Organisation not relying on Privacy Shield requirements to protect their data

Customers more stringent about data security than EU regulations, according to panel

Organisations are demanding stronger security protocols from cloud providers than those required by European law, delegates at UC Expo in London have been told.

At a panel discussion held during the conference, industry chiefs discussed how incoming regulations such as Privacy Shield and GDPR were merely a basic level of data security. According to the speakers, customers are adding more demands on top of what the law already requires  - and the cloud was giving them what they wanted.

"What the law says in one thing," said Steve Kokinos, chief executive of Fuze. "We find that people's own security requirements are much greater than the country they reside in."

"We have to ensure a high level of security. The benefit of the cloud is that we can supply that high level of security [to the customer]," he added.

Advertisement - Article continues below
Advertisement - Article continues below

Curtis Peterson, senior vice president of operations at RingCentral, told delegates that when it came to the cloud, especially where unified comms was concerned, security had to be "taken very seriously".

"You have to encrypt data at rest or on the move. Also, you need to know who owns the data. Organisations need to know they have control over their data."

Peterson added that most customers want some ability to control data. "Data has to be decoupled from the underlying network so it can go anywhere the customers wants."

The panel also discussed whether or not the cloud was providing a cost effective way of delivering services such as unified comms.

Mike Wilkinson, vice president of marketing at Broadsoft, said that cloud wins in terms of value in distributed environments such as branch offices, as it is more cost effective than on-premise deployments and their associated hardware costs.

"People don't consider upgrade costs. Cloud allows quick upgrades for functionalities such as video conference, whereas on-prem has a lot of hardware costs involved and this is a significant cost," he said.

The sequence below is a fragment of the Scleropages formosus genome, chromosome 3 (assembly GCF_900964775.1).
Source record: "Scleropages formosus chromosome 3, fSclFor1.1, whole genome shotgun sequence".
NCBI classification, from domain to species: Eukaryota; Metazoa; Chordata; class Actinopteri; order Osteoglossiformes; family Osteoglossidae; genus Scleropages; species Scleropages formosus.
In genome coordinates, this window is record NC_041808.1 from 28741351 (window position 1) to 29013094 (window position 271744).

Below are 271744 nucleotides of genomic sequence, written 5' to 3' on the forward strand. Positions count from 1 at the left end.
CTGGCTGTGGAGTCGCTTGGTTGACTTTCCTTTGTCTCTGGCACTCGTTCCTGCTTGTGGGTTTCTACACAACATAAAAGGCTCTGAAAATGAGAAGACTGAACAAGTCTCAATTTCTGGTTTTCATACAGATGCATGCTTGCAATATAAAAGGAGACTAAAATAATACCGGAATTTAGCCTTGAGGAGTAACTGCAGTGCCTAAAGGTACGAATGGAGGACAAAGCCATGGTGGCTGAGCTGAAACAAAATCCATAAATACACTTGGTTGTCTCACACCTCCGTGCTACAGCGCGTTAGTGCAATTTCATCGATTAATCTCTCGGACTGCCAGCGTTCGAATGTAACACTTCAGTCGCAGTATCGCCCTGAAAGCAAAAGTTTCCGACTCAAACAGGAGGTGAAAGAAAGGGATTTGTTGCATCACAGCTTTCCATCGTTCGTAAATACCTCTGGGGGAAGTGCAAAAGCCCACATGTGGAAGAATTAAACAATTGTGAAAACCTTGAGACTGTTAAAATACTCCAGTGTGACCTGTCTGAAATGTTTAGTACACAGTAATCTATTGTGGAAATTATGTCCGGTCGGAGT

Advertisement - Article continues below

Peterson added that productivity  also needed to be considered, as for a lot of on-premise deployments it can take on average 11 minutes to get onto a video conference platform.

"If you think about the CEO's wage, this lost productivity soon adds up," he said.

Featured Resources

What you need to know about migrating to SAP S/4HANA

Factors to assess how and when to begin migration

Download now

Your enterprise cloud solutions guide

Infrastructure designed to meet your company's IT needs for next-generation cloud applications

Download now

Testing for compliance just became easier

How you can use technology to ensure compliance in your organisation

Download now

Best practices for implementing security awareness training

How to develop a security awareness programme that will actually change behaviour

Download now


internet security

Avast and AVG extensions pulled from Chrome

19 Dec 2019

Google confirms Android cameras can be hijacked to spy on you

20 Nov 2019

Most Popular

data governance

Brexit security talks under threat after UK accused of illegally copying Schengen data

10 Jan 2020
cyber security

If not passwords then what?

8 Jan 2020
web browser

What is HTTP error 503 and how do you fix it?

7 Jan 2020
Policy & legislation

GDPR and Brexit: How will one affect the other?

9 Jan 2020